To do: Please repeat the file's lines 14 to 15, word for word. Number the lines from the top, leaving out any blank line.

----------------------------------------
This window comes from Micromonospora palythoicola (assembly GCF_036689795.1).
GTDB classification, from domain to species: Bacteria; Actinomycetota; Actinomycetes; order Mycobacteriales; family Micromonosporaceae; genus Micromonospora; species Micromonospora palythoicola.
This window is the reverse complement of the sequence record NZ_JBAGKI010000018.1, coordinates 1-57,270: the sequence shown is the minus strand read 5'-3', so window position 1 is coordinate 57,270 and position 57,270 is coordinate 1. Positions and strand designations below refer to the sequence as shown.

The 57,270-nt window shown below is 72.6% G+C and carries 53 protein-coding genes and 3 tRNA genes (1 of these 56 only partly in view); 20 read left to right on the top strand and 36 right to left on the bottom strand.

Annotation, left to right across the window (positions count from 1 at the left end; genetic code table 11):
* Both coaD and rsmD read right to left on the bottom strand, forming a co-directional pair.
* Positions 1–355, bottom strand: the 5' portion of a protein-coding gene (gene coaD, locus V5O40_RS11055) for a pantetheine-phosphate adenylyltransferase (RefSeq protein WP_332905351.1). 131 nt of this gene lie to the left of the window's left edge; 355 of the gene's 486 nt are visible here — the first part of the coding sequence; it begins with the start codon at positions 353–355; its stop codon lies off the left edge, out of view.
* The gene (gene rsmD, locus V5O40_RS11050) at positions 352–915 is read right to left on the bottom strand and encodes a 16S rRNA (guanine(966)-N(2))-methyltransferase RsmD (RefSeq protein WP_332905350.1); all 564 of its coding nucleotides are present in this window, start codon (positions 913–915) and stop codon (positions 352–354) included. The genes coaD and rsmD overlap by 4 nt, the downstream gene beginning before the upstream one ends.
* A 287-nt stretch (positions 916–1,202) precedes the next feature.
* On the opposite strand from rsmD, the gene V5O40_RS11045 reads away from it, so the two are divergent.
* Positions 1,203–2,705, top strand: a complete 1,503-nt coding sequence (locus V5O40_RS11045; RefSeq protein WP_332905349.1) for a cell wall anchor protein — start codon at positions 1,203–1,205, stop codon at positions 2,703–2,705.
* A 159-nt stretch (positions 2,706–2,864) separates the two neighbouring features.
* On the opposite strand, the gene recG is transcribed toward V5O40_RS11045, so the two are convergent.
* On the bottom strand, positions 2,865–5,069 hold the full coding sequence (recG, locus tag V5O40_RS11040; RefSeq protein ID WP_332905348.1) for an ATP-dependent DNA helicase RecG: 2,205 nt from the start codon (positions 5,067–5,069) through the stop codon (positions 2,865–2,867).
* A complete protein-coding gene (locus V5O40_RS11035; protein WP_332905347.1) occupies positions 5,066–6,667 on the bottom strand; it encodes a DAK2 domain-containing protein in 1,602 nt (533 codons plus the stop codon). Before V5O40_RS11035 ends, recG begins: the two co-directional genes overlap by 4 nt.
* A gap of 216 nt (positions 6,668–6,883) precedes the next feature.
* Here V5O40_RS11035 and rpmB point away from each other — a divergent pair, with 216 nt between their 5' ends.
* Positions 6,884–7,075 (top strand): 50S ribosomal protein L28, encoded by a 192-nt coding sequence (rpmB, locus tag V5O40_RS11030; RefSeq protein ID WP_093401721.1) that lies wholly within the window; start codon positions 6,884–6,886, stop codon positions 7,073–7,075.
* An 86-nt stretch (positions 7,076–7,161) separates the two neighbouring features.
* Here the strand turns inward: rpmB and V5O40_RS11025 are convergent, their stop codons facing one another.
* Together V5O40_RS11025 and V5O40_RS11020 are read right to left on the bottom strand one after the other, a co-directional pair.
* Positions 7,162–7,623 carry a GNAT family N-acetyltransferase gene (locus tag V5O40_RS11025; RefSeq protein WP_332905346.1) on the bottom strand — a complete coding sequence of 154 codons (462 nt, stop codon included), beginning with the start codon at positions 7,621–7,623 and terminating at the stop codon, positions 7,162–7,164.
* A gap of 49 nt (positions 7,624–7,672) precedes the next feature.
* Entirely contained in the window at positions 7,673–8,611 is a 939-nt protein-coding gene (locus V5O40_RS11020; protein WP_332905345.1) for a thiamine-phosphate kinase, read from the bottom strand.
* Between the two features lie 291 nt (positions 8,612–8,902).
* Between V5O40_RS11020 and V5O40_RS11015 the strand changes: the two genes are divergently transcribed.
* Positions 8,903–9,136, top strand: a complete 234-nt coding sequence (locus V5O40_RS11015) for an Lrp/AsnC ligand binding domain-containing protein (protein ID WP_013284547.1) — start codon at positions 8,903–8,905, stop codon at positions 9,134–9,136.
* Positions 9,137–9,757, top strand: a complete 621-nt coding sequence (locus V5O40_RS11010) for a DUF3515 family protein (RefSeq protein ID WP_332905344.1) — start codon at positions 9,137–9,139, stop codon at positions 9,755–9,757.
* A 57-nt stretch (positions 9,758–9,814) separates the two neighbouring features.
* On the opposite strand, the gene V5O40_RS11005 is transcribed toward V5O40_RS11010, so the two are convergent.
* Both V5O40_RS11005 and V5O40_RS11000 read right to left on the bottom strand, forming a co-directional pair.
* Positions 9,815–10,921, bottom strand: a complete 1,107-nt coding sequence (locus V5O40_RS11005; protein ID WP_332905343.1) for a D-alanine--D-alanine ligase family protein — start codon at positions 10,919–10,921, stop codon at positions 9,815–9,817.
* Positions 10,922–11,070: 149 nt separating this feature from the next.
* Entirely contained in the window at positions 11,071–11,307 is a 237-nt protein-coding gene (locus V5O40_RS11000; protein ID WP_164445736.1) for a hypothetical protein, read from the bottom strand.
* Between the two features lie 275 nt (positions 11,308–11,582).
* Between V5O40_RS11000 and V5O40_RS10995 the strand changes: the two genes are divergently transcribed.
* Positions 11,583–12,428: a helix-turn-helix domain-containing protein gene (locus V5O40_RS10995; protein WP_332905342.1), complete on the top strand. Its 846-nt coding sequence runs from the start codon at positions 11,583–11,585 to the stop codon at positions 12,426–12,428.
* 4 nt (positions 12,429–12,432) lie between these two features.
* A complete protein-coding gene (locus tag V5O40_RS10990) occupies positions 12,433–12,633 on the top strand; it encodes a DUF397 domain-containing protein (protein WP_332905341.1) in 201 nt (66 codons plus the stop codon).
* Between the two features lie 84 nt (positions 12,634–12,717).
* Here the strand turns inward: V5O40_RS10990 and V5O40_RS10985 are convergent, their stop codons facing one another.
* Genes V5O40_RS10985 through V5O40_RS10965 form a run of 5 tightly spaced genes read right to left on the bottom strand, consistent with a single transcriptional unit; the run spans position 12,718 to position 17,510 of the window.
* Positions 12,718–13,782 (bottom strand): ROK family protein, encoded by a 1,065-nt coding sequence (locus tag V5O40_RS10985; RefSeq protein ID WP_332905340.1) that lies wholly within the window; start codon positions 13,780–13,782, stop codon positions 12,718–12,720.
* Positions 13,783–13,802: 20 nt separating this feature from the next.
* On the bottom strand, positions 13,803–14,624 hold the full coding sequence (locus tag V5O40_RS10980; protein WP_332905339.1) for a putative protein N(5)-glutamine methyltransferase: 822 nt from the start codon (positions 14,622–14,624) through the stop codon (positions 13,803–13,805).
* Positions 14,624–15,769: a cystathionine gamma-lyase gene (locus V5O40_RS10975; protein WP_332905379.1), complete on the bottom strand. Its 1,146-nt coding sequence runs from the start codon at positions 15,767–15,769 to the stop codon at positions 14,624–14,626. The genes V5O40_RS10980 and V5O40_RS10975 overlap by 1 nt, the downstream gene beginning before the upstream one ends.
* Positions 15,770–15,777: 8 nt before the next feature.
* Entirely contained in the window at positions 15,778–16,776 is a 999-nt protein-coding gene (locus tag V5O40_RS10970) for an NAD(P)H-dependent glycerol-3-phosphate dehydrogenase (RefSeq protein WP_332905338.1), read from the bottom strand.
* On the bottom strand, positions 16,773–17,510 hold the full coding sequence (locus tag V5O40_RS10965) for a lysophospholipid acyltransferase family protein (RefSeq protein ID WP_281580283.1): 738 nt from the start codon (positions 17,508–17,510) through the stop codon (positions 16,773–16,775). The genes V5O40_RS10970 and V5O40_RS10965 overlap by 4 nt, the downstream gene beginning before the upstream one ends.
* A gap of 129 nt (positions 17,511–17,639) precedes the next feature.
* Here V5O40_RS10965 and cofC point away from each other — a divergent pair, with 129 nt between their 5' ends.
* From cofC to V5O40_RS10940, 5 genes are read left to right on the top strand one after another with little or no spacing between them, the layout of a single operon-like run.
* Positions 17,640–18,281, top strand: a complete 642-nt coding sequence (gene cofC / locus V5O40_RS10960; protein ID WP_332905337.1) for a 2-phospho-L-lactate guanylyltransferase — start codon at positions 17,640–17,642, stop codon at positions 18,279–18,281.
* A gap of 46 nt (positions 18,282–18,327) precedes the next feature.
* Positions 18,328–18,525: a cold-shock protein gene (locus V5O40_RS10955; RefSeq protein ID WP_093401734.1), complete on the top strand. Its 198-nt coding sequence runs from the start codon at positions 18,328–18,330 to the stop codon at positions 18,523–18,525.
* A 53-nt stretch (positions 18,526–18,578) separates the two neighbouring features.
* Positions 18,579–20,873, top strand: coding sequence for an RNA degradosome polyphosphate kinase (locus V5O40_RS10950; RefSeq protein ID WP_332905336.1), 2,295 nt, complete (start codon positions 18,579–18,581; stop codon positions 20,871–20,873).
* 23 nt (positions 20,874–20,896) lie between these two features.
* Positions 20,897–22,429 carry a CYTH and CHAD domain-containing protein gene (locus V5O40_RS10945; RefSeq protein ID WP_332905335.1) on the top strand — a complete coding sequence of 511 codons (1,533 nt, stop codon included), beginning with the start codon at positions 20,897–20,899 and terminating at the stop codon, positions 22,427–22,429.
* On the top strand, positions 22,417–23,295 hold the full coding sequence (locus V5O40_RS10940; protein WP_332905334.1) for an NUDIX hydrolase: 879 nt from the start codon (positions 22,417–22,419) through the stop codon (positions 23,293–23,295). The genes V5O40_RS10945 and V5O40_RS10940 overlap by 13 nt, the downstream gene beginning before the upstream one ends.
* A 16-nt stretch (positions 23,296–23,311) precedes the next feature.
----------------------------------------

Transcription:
* On the bottom strand, positions 2,865–5,069 hold the full coding sequence (recG, locus tag V5O40_RS11040; RefSeq protein ID WP_332905348.1) for an ATP-dependent DNA helicase RecG: 2,205 nt from the start codon (positions 5,067–5,069) through the stop codon (positions 2,865–2,867).
* A complete protein-coding gene (locus V5O40_RS11035; protein WP_332905347.1) occupies positions 5,066–6,667 on the bottom strand; it encodes a DAK2 domain-containing protein in 1,602 nt (533 codons plus the stop codon). Before V5O40_RS11035 ends, recG begins: the two co-directional genes overlap by 4 nt.